Leslie Marmon Silko
Every day the sun came up a little lower on the horizon, moving more slowly until one day she got excited and started calling the jailer. She realized she had been sitting there for many hours, yet the sun had not moved from the center of the sky. The color of the sky had not been good lately; it had been pale blue, almost white, even when there were no clouds. She told herself it wasn’t a good sign for the sky to be indistinguishable from the river ice, frozen solid and white against the earth. The tundra rose up behind the river but all the boundaries between the river and hills and sky were lost in the density of the pale ice.
She yelled again, this time some English words which came randomly into her mouth, probably swear words she’d heard from the oil drilling crews last winter. The jailer was an Eskimo, but he would not speak Yupik to her. She had watched people in other cells, when they spoke to him in Yupik he ignored them until they spoke English.
He came and stared at her. She didn’t know if he understood what she was telling him until he glanced behind her at the small high window. He looked at the sun, and turned and walked away. She could hear the buckles on his heavy snowmobile boots jingle as he walked to the front of the building.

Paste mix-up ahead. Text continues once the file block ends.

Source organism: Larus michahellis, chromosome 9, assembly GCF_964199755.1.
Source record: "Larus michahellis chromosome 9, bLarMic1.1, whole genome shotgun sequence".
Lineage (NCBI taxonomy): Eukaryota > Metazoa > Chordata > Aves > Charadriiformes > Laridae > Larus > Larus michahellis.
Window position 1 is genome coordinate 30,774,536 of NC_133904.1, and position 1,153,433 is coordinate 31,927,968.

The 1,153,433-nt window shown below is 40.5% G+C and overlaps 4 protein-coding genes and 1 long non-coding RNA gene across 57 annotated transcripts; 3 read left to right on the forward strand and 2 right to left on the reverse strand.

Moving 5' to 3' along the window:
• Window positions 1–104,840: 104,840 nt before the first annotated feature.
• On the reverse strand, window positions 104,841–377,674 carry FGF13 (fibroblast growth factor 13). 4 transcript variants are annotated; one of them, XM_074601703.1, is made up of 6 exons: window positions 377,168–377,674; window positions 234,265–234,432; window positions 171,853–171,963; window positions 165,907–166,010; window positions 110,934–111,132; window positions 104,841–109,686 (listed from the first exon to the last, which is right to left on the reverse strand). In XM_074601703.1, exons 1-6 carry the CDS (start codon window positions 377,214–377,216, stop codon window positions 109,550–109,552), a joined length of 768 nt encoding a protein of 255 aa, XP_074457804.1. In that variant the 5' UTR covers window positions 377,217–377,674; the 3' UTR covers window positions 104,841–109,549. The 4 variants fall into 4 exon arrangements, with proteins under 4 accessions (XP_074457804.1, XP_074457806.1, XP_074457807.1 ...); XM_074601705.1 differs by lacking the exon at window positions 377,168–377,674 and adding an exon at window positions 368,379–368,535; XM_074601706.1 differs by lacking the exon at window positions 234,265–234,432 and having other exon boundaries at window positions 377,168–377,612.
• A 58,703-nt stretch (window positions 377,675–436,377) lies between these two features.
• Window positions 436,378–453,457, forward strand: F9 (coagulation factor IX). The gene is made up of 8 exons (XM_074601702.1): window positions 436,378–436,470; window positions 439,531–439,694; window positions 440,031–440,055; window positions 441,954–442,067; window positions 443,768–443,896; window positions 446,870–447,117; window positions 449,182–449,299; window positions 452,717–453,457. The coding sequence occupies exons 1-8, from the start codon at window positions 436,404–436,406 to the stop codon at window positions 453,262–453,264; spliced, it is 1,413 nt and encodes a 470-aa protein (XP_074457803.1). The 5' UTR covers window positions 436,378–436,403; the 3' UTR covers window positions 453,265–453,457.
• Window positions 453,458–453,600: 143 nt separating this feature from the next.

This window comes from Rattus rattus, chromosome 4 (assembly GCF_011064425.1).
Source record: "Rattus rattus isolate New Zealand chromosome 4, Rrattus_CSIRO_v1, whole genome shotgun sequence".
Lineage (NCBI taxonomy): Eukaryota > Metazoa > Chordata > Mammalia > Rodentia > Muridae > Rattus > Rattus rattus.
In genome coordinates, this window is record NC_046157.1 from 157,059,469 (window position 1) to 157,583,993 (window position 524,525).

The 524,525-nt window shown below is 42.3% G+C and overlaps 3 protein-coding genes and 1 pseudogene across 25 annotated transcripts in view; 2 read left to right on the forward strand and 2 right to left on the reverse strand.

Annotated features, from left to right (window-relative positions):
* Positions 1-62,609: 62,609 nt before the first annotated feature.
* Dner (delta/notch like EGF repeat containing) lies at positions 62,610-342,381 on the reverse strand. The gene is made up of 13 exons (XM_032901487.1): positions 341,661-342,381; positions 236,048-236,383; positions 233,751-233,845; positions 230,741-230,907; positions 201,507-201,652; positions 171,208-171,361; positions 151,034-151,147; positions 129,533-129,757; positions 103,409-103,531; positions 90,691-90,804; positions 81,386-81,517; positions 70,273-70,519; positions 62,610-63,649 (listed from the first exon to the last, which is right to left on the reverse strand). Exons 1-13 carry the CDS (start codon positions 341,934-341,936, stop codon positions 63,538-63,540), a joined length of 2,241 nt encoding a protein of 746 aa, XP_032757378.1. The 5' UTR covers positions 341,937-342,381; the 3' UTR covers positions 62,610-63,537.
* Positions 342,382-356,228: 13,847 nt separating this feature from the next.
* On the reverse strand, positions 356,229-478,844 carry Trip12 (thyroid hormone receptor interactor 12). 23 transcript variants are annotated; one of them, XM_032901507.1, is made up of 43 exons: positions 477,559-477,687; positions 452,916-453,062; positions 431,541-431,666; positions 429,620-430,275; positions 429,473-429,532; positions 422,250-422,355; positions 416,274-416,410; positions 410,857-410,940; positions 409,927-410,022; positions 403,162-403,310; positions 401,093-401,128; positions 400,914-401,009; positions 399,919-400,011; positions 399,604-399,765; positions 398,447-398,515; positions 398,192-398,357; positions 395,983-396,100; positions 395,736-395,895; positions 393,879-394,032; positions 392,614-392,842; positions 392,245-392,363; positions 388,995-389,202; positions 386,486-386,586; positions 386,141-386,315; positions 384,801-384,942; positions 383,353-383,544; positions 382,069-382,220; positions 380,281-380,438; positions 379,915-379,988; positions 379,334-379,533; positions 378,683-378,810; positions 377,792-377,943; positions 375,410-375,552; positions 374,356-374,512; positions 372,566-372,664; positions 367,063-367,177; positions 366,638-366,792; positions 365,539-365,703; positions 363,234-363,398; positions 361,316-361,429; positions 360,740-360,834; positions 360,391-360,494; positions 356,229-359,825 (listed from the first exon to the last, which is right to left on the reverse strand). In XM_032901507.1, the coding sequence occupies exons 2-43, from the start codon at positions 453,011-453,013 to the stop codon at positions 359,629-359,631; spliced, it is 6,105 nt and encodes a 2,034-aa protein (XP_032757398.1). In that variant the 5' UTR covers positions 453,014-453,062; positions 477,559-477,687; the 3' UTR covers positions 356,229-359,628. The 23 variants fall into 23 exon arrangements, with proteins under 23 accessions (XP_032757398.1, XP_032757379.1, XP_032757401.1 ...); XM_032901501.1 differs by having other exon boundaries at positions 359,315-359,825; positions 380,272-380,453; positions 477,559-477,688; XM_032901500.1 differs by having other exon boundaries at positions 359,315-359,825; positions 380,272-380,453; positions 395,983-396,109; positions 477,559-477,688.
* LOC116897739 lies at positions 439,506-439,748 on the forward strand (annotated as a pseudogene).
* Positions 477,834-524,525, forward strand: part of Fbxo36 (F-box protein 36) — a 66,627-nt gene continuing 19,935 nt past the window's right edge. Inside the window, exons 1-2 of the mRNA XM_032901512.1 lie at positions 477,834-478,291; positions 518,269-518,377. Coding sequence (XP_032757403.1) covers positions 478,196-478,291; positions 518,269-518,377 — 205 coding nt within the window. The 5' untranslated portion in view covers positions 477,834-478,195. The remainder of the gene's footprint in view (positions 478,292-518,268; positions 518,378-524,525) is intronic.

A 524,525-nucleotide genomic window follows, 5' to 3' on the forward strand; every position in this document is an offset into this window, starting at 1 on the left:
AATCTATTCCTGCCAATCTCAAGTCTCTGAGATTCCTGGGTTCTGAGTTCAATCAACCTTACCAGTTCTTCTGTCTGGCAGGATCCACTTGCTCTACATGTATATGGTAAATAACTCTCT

It was like the other buildings that white people, the Gussucks,* brought with them: BIA and school buildings, portable buildings that arrived sliced in halves, on barges coming up the river. Squares of metal paneling bulged out with the layers of insulation stuffed inside. She had asked once what it was and someone told her it was to keep out the cold. She had not laughed then, but she did now. She walked over to the small double-pane window and she laughed out loud. They thought they could keep out the cold with stringy yellow wadding. Look at the sun. It wasn’t moving; it was frozen, caught in the middle of the sky. Look at the sky, solid as the river with ice which had trapped the sun. It had not moved for a long time; in a few more hours it would be weak, and heavy frost would begin to appear on
* Derived from a Russian word, Gussuck is a local word for “white man.”
Questia, a part of Gale, Cengage Learning. www.questia.com
Publication information: Book title: Reckonings: Contemporary Short Fiction by Native American Women. Contributors: Hertha D. Sweet Wong - Editor, Lauren Stuart Muller - Editor, Jana Sequoya Magdaleno - Editor. Publisher: Oxford University Press. Place of publication: New York. Publication year: 2008. Page number: 131.
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